January 8 – Board of Health Meeting Summary
Written by Communications, January 13, 2020
Selwyn Mayor Andy Mitchell Elected as New Chair of Board of Health, Provincial Appointee Kerri Davies Elected Vice Chair
At its inaugural meeting of the new year, the board held elections for its 2020 positions. Andy Mitchell, Mayor of Selwyn Township was acclaimed as the new board chair, and Kerri Davies, Provincial Appointee was also acclaimed for her second term as vice chair. The board expressed its sincere appreciation to outgoing chair Kathryn Wilson for her strong leadership in 2019. Members at large serving the Board of Health for 2020 include:
- Bonnie Clark, Deputy Mayor, Township of Otonabee-South Monaghan
- Henry Clarke, Councillor, City of Peterborough
- Greg Connolley, Provincial Appointee
- Matthew Graham, Deputy Mayor, Township of Cavan Monaghan
- Nodin Knott, Councillor, Curve Lake First Nation
- Catherine Praamsma, Provincial Appointee
- Andy Sharpe, Provincial Appointee
- Don Vassiliadis, Councillor, City of Peterborough
- Michael Williams, Provincial Appointee
- Kathryn Wilson, Councillor, Hiawatha First Nation
- Kim Zippel, Councillor, City of Peterborough
No Food is Cent$less Report on Local Food Insecurity
In May 2019, PPH staff priced out the Nutritious Food Basket (NFB). The NFB is Ontario’s standardized food costing tool used by local public health agencies to measure the costs of healthy eating. Foods included belong to the food groupings found in Canada’s Food Guide. The cost of feeding a family of four in Peterborough rose to $938 per month in May 2019. That represents 12% of an average family’s income. In contrast, this food cost represents 26% of the income of a family supported by a minimum wage earner or 36% of the income for a family receiving Ontario Works benefits. This shows that for people living on low incomes, there is not enough money left to buy healthy food after paying housing and utility costs. The full report is available on www.peterboroughpublichealth.ca under “Reports & Data” or by clicking here.
Modernization of Public Health – Update
Provincial plans to restructure the organization and delivery of local public health services continue to unfold as the Ministry of Health announced on November 18, 2019 that it wanted to “reset” its approach and would engage in consultations with municipal leaders, boards of health and community partners to inform any system-wide changes. Immediately following this announcement, the Board of Health invited newly-appointed provincial special advisor Jim Pine to hold a consultation at Peterborough Public Health, which was accepted. Special Advisor Jim Pine facilitated a full day of meetings in Peterborough on December 19, 2019. Also present were Ministry of Health Assistant Deputy Minister Alison Blair, Chief Medical Officer of Health Dr. David Williams, and several representatives from Durham Region, City of Kawartha Lakes, Northumberland, Haliburton and Peterborough. Peterborough Public Health board members participated actively and made many good points. Among them was the importance of focusing on our communities as our key clients, the use of evidence for decision-making, and the importance of governance, especially by municipalities (In Peterborough, this includes both Curve Lake FN and Hiawatha FN) who will be expected to pay a larger share of public health costs.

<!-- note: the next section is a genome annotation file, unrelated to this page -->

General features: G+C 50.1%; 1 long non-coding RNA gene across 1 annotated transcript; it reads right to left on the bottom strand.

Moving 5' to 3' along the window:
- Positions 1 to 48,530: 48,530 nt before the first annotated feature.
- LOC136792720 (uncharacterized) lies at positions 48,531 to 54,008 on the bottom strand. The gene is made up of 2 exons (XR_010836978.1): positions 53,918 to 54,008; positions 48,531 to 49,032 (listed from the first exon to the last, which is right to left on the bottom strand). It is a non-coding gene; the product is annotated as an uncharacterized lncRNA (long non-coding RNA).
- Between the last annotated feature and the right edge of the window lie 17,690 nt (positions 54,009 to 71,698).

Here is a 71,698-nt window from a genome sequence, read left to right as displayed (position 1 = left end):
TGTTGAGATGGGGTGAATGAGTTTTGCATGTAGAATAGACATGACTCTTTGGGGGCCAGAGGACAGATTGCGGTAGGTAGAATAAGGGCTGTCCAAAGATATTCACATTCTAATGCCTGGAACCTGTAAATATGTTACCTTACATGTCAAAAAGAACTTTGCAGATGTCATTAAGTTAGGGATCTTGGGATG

As part of the consultation process the Ministry of Health has also invited submissions in response to its Discussion Paper on Public Health Modernization. Peterborough Public Health’s board has prepared a response identifying the key “principles of reform” that should guide any future restructuring. This response will also inform Peterborough Public Health’s submission to the provincial survey developed to gather feedback to specific components of the government’s restructuring proposal. The principles include:
- The enhancement of health promotion and disease prevention must be the primary priority of any changes undertaken;
- Investments in public health must be recognized as a critical strategy in reducing the need for hallway health care;
- Any consolidation of public health units should reflect a community of interests which include distinguishing between rural and urban challenges and facilitates the meaningful participation of First Nations;
- Adequate provincial funding is necessary to ensure effective health promotion and prevention activities in Ontario. Funding should be predictable and consider factors such as equity, population demographics and density, rural/urban mix and increase to meet new demands;
- Local funding needs to consider a municipality’s ability to pay in the context of the broad range of changes in funding arrangements between the Province and municipalities;
- As public health is a joint municipal-provincial venture, its governance structure must provide accountability to the local councils that are required to fund local public health agencies;
- Changes undertaken need to be evidenced based and not ideologically driven; and,
- Change must be driven from the bottom up, in a process that respects both Provincial and local interests and facilitates genuine collaboration.
In closing, the board’s response observed that back in the 1990s and early 2000s, “Ontario experienced a prolonged drought for public health that was brought to light with the tragedies of both SARS and Walkerton. We hope that important lessons have been learned and that the neglect that occurred in the past will not be repeated. In order to do that, boards of health need to know that the province is committed to investing in public health in order to protect its citizens and keep our communities open for business.”
The Board of Health meets next on Wednesday, February 12, 2020 at 5:30 p.m. in the Dr. J. K. Edwards Board Room, third floor, 185 King St., Peterborough, Ontario.
A list of Board of Health meeting dates and locations can be found here.